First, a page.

On Wednesday October 4th, from 5:30-7:30 pm, UC Clermont held its Business, Law, and Technology (BLT) event. The department has eleven different degrees that students can earn; these range from Information Technologies to Pre Sport Administration. BLT is one of five departments that organize the degrees at UC Clermont, and is one of the most popular on campus.
Before the event officially started, there was a panel of former students who were involved with PACE (Professionalism, Academics, Character, and Experience). They were talking to current students, most of whom are in the BLT program. Maggie Cowens was one of the panelists, and she was the student that founded PACE. She was also its first president. Cowens explained that Professor Jay Page “asked me to stay after class one day because he had something in mind. That something turned out to be PACE.”
For many of the panelists, the standout event during their time here was when PACE traveled to Portland, Oregon and Atlanta, Georgia to meet and network with the heads and executives of large corporations as well as smaller, startup businesses. In Atlanta, the students were able to meet with heads of Delta, Chick Fil A, and many other large companies.” When asked why he wanted to take a trip to the other side of the country, in Oregon, Cowens explained that Page “wanted us to see how different businesses worked in different parts of the country.” Cowens also discussed how she was considering a position at a business in Portland because of the networking she had done while she had been with PACE.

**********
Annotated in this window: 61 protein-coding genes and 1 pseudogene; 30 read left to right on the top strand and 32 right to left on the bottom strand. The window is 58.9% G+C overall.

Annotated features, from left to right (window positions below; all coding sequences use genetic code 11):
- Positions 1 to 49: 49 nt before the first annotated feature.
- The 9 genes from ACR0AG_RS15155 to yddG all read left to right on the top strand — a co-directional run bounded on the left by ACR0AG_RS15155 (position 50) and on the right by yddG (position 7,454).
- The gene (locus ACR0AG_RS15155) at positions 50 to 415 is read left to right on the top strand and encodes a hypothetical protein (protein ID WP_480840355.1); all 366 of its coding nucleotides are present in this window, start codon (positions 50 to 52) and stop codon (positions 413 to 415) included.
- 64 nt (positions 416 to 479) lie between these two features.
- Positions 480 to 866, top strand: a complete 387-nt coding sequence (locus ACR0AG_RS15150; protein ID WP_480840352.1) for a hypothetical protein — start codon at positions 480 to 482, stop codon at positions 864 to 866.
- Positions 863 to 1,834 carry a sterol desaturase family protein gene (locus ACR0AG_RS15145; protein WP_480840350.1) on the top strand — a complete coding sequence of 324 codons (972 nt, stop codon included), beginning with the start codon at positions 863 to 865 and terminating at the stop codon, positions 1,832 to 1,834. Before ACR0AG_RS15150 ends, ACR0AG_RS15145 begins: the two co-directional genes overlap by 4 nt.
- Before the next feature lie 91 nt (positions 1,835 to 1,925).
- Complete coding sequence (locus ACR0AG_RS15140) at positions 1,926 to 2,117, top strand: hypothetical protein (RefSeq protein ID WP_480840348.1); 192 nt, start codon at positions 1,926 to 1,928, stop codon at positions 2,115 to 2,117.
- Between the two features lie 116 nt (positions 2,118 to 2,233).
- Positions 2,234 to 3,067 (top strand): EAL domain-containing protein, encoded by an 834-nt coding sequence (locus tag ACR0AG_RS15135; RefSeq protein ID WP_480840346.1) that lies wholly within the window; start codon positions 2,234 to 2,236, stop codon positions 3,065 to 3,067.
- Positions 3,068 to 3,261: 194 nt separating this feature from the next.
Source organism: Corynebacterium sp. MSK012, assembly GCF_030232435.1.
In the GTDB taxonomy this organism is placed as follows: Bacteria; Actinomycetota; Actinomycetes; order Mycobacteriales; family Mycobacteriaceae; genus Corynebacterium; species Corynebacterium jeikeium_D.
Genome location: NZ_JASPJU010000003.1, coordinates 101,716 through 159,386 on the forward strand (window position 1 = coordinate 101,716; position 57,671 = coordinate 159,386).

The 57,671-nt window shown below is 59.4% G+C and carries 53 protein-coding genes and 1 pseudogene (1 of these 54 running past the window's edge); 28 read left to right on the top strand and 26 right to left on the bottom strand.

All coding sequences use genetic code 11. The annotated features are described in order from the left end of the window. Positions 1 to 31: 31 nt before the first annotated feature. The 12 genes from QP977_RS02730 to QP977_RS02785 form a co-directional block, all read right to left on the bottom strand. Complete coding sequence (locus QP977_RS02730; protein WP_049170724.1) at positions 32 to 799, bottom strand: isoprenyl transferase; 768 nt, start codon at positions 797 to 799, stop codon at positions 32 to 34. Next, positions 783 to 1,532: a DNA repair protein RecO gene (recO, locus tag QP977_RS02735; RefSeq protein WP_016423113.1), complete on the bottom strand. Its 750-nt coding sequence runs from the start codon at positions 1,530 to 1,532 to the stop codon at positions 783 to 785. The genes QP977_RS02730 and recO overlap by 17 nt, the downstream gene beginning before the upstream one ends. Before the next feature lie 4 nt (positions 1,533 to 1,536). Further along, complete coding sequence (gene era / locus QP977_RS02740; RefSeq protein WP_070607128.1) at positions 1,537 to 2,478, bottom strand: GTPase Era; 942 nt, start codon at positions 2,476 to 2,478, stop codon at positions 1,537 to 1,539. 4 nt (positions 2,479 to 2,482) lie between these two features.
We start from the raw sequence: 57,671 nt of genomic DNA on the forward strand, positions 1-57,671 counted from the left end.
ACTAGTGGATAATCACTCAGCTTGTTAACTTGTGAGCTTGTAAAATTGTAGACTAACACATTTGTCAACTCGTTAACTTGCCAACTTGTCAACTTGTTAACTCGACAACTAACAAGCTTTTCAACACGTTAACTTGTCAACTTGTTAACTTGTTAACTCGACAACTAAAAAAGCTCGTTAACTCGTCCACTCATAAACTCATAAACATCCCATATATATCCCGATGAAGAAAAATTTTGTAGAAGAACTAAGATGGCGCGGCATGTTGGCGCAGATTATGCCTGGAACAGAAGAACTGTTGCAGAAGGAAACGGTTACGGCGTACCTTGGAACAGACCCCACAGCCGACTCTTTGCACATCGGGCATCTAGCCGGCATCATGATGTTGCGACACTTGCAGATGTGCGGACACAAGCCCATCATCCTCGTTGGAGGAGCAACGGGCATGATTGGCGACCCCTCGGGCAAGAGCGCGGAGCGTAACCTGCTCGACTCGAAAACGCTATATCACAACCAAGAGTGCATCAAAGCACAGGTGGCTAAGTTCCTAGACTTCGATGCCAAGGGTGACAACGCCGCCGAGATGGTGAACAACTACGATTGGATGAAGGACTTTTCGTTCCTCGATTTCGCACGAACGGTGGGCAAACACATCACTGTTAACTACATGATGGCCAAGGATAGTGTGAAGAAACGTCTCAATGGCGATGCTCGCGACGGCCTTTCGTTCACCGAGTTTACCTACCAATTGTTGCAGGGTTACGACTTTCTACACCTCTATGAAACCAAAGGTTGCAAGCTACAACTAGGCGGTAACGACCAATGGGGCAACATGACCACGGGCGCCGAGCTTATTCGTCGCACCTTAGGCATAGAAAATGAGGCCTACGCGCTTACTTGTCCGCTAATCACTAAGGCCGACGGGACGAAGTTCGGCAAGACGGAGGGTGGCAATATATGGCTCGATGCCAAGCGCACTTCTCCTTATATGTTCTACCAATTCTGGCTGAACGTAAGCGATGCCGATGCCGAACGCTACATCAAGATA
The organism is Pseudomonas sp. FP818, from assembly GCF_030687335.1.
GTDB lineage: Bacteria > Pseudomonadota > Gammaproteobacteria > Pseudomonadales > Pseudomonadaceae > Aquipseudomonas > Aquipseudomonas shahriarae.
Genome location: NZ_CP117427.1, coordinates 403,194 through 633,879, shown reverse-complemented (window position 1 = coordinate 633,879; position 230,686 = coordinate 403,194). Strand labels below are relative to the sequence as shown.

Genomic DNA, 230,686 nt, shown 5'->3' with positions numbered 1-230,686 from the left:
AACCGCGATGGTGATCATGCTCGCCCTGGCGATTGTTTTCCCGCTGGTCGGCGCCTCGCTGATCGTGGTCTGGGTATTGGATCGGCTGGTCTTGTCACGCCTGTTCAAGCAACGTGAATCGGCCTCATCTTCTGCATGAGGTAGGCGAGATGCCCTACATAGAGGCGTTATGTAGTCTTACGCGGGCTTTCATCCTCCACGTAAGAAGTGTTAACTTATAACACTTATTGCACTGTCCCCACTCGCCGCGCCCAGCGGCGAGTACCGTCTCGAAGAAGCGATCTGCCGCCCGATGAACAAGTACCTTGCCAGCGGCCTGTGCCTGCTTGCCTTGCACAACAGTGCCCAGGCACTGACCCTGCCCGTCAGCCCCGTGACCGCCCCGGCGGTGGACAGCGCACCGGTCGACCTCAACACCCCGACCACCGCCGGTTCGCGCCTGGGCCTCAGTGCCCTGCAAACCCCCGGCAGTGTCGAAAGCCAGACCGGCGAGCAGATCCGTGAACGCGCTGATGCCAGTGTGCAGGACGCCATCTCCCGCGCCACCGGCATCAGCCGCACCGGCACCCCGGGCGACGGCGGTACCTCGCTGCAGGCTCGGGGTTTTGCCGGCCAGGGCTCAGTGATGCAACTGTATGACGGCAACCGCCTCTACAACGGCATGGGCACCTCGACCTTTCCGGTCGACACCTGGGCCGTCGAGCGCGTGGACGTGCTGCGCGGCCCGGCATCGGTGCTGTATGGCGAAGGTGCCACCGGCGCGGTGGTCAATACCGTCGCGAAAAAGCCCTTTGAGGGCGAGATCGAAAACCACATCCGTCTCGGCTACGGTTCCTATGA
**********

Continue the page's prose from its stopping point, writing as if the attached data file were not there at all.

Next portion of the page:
There are other, more local events that PACE holds. They usually involve meeting with members and leaders of businesses in downtown Cincinnati. They have visited Kroger, Procter and Gamble, Tom and Chi, The Cincinnati Reds, and many more in their previous trips. Even though the students worked with these large businesses, most of the PACE panelists mentioned how they specifically enjoyed how the smaller startups functioned.
PACE’s self-proclaimed mantra is “Bring textbooks to life.” The members all have a common belief that not everything can be taught in a classroom. One of the panelists, Matt Beighle, said that without PACE, he would not have the tools to do what he does today as a teacher and athletic director at Milford Christian Academy. Even though he did not go into a business field per se, he credits PACE with giving him the skills in networking and public speaking.
Many of the members also discussed how important it is to stand out when it comes to applying for jobs. Brandon, a panelist and former member, said that in regards to what the organization can do for an individual in a “real-world” situation, “PACE basically [helps to]separate you from everyone else.” A couple of the panelists said that they did not need to provide resumes, and in some cases didn’t need to interview for jobs, because the employer was aware that they were members of PACE.